Flying haptic carpets

When he was poring over his Persian carpets, the Viennese art historian Alois Riegl (1858-1905) came up with the word “haptisch”, derived from haptein, a term borrowed from psychology, for a type of vision which ‘grabs’ (or is grabbed by) what it looks at. Those textiles, with their colorful multiform ensembles, don’t allow the eye to rest in one place, instead they invite the eye to “flight”, moving along the surface. Contemplating their patterns induces some sort of imersion of the subject’s mind in the object surface, fading away the separation limit between the two, a limit guarded by a state of conscient and constant vigilance. It is as if they magically conjured or invoked a dreamy state of thought.

Riegl’s history of art narrates the demise of tactility in art and the rise of figurative space. He argued that Ancient Egyptian art created an haptic space, while in Greek art the optical was paramount. These ideas would be adopted by Gilles Deleuze, especially in the book Francis Bacon.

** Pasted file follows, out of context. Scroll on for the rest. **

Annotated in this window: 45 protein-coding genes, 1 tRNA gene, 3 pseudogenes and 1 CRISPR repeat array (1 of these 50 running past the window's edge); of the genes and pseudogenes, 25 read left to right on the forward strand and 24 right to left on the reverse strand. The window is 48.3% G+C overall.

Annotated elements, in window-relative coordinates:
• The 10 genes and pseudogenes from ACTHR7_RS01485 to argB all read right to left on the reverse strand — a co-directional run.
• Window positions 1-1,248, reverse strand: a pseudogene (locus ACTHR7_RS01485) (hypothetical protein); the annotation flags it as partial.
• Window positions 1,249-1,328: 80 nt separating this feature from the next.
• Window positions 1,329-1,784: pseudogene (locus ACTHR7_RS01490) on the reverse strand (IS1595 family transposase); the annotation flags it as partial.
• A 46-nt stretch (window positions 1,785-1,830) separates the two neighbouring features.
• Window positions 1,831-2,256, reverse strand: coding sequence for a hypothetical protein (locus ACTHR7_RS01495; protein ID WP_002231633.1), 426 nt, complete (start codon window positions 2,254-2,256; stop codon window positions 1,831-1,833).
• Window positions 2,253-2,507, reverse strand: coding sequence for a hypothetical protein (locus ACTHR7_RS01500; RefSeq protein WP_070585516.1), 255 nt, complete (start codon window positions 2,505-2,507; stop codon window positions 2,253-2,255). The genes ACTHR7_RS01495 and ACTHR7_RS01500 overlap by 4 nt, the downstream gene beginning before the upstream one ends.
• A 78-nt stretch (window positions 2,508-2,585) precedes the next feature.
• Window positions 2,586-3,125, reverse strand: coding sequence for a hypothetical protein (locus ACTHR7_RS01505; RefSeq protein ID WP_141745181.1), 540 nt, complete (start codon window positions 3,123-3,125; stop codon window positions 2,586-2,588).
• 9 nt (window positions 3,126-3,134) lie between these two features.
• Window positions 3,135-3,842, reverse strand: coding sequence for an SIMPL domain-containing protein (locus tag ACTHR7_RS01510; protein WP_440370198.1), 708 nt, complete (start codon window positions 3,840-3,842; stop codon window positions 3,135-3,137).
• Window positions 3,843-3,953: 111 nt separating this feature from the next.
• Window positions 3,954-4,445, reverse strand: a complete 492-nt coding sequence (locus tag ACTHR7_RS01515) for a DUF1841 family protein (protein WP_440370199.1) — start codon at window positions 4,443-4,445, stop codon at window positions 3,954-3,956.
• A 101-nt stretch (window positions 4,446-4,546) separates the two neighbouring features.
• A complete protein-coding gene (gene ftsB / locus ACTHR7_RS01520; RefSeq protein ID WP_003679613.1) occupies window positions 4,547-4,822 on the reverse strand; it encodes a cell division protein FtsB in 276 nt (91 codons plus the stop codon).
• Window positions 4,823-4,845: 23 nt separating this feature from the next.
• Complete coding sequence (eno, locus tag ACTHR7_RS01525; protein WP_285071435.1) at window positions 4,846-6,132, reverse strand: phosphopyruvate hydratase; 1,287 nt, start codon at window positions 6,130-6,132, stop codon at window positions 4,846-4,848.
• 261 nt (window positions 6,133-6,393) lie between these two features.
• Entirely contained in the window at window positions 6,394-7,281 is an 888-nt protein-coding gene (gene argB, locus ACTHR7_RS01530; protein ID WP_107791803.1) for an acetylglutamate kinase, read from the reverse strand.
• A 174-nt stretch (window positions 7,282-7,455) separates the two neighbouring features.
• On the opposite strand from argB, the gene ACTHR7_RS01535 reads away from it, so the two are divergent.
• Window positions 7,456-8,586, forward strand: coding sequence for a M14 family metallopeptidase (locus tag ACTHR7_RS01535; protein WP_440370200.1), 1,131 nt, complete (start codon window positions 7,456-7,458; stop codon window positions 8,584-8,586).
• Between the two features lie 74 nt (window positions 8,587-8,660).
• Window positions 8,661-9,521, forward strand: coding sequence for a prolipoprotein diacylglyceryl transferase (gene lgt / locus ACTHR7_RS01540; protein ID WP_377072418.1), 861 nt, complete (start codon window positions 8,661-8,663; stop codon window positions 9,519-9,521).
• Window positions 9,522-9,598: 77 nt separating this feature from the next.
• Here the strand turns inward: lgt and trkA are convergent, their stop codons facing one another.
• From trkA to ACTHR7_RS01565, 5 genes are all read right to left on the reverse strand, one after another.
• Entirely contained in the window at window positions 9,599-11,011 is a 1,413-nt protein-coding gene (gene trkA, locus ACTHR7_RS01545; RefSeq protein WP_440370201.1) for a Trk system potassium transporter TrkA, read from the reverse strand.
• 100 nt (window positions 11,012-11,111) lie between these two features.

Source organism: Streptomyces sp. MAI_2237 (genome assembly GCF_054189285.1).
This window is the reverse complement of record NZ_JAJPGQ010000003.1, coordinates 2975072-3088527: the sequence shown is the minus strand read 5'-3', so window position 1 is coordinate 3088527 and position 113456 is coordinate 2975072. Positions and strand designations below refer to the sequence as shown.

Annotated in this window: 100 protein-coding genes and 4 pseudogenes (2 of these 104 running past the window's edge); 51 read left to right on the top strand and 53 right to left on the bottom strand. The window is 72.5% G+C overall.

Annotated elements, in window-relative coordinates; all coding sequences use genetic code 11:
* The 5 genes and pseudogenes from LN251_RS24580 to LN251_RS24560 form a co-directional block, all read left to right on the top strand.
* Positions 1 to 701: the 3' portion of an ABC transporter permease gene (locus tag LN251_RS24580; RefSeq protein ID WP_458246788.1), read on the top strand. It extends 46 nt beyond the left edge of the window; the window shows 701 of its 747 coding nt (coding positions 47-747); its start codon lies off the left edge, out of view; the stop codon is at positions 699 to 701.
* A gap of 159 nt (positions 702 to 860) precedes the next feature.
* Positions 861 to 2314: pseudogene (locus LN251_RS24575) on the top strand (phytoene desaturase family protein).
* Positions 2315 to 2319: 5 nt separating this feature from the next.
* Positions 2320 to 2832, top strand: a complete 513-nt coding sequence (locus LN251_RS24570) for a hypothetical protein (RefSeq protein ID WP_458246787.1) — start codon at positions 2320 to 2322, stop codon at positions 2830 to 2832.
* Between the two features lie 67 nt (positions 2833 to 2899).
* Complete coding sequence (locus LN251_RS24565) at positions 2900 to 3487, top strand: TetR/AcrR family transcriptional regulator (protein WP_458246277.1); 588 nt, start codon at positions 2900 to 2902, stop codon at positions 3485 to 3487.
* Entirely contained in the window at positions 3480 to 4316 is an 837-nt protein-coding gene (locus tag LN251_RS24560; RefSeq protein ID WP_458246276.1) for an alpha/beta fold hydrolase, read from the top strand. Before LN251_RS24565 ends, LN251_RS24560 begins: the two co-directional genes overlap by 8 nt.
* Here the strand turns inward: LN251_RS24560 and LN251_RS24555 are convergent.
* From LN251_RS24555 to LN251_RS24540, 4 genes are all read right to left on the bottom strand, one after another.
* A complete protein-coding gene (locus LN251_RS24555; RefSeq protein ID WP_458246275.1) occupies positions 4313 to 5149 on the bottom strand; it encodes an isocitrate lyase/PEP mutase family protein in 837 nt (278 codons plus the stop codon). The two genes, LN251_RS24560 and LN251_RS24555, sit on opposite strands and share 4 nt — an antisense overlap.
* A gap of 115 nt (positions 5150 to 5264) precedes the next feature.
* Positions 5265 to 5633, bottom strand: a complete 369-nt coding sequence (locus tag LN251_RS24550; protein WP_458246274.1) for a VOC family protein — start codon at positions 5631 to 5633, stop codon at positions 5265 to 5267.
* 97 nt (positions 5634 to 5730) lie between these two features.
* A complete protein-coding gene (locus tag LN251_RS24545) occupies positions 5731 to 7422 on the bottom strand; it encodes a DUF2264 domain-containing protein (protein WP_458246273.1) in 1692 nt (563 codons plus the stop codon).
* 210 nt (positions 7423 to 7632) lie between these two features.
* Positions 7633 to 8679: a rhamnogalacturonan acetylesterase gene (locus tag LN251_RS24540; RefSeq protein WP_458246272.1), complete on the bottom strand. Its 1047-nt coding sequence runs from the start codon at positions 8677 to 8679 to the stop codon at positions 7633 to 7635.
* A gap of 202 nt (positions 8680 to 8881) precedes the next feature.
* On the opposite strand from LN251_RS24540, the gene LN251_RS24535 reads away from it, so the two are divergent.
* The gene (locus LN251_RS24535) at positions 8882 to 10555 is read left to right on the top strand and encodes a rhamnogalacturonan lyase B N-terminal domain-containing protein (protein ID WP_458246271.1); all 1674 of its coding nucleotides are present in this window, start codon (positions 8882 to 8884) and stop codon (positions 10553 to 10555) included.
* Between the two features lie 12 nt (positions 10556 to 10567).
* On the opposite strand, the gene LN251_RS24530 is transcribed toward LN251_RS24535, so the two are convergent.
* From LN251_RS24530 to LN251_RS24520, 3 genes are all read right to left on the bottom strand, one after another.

safavid_rug-xvii-3Kerman vase carpet fragment, mid 17th century, Musée Historique des Tissus, Lyon.

safavid_rug-xvii-2
Persian vase carpet fragment, nr. T.57-1929, 17th century, Victoria and Albert Museum, London.

safavid_rug-xvii
Safavid ‘Shah Abbas’ rug, early XVII century, Metropolitan Museum of Art, New York, McMullan Collection.

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